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Don't look for that "tweet" cash

November 8, 2013 - Craig Howell
Twitter went public this week, offering up its first batch of stock options with the price promptly skyrocketing to around $45 a share within a few hours.

The company isn't known to have a good track record of bringing in revenue since there are few advertisements and the services are free to anyone with a valid e-mail address (or two).

That has never stopped people from trying to figure out just how much their Twitter accounts would be worth. Celebrities especially look at the value of their Twitter feeds, it seems, and some have even turned it into opportunities to bring in some sponsorship dollars, promising to post positive notes about a particular brand or product in exchange for the almighty dollar. That's all well and good, and if that's how someone wants to leverage their fame and their millions of followers, then I suppose it's their prerogative. Keep in mind, though, it's not Twitter paying them.

Along with the first batch of Twitter stock options, a few enterprising individuals at Time magazine thought it would be interesting to create an application to estimate a monetary value for Twitter users in the event Twitter actually would pay us for our posts. Using a formula I still don't quite understand, the app takes into account how long a profile has been active, how many followers a person has, how often they tweet and several other characteristics. It also takes into account the claim by Twitter of 200 billion tweets posted through the social networking site each day and the company's $24.9 billion value at the end of the first day of trading.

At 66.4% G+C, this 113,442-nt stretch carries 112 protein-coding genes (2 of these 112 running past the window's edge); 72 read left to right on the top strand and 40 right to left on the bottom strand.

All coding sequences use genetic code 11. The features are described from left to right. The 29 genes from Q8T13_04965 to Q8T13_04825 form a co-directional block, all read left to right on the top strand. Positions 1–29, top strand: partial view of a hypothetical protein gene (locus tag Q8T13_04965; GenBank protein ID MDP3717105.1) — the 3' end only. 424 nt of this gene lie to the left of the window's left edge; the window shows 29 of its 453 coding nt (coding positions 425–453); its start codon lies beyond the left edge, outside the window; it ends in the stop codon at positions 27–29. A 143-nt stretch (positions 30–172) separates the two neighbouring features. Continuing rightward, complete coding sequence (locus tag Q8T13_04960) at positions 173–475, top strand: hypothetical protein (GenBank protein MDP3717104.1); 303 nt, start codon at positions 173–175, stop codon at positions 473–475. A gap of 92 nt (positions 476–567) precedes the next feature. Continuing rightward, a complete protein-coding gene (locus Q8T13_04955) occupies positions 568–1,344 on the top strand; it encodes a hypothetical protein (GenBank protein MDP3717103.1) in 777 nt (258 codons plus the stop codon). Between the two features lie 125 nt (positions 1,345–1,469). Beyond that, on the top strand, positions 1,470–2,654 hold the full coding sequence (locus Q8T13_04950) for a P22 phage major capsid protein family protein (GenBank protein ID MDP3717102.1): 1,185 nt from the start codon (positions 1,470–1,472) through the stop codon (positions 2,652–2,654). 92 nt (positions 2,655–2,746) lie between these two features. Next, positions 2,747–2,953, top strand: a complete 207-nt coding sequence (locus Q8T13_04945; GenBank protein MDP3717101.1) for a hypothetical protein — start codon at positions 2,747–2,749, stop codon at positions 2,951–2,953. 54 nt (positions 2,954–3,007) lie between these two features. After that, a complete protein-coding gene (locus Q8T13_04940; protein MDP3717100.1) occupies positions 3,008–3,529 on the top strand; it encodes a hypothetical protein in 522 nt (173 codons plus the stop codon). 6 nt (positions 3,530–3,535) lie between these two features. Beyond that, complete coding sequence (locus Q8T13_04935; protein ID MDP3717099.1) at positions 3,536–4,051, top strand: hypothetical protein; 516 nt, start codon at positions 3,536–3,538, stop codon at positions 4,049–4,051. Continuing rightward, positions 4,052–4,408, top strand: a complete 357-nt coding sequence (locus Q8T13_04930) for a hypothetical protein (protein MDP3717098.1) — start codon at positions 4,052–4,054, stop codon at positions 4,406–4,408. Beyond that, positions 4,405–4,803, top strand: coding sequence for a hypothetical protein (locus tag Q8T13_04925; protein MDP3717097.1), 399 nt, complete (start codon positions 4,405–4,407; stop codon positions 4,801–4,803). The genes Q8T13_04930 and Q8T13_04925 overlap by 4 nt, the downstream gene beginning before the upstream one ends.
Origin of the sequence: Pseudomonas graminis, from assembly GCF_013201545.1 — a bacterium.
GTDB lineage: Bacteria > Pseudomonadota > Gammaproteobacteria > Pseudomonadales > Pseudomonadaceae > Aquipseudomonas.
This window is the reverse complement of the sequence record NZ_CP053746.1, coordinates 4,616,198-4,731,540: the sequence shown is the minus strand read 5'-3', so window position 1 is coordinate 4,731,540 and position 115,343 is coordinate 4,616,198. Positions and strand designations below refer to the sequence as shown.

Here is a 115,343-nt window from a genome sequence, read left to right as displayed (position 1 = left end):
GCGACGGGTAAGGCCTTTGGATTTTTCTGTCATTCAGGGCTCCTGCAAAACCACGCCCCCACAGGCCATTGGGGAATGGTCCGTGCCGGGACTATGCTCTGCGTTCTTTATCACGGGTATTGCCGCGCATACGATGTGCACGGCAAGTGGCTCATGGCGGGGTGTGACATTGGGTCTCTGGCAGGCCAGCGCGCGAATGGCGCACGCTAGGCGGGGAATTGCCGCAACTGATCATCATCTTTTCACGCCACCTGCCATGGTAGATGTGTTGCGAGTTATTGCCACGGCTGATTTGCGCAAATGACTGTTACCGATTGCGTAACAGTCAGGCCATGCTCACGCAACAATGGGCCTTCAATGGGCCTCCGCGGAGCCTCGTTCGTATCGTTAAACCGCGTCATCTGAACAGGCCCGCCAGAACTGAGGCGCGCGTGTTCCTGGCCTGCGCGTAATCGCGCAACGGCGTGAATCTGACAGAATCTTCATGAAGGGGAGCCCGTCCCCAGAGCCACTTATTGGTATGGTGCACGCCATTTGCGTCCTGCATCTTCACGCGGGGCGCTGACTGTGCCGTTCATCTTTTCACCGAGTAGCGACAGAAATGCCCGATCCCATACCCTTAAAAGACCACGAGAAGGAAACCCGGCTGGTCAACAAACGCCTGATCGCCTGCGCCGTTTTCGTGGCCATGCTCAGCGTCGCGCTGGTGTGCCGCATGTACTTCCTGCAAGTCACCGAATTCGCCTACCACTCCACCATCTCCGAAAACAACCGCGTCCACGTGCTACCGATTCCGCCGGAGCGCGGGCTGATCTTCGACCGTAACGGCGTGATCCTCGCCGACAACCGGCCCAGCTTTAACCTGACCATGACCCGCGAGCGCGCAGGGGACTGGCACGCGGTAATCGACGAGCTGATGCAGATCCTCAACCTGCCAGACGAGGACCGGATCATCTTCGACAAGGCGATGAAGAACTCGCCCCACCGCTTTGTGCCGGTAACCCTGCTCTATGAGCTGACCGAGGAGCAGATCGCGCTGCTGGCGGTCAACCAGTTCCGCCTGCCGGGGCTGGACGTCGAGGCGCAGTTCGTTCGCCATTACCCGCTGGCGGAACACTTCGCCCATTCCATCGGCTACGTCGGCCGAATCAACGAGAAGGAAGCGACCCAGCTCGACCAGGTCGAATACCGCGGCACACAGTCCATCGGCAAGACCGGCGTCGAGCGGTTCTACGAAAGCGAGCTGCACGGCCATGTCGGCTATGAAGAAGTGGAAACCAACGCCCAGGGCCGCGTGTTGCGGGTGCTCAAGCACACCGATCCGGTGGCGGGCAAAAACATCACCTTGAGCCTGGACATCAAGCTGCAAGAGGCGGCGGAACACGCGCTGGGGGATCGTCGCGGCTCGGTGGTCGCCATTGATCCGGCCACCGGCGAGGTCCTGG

Actor Patrick Stewart, for example, would be owed close to $14,000, while singer Katy Perry would receive somewhere around $4.4 million.

Those are both very nice chunks of change, and with millions of people following these celebrities, I wondered what a regular person would be able to rake in. A few of us at the newspaper discussed this on Friday afternoon, with some discovering they would be owed $7, others $17, and one person would bring in less than $1.

Personally, according to the online value calculator, my work profile @CHowellWDT is worth a whopping $19. Not bad. It can at least buy me a couple of meals. My personal Twitter account, on the other hand, which is locked and won't be listed here, would only bring in $9. I guess I know where my social networking focus has been lately.

You can check out your own Twitter feed's "value" by visiting the following website and entering your Twitter handle:

But whatever the value, don't get too excited. This is one occasion where the check really isn't in the mail.


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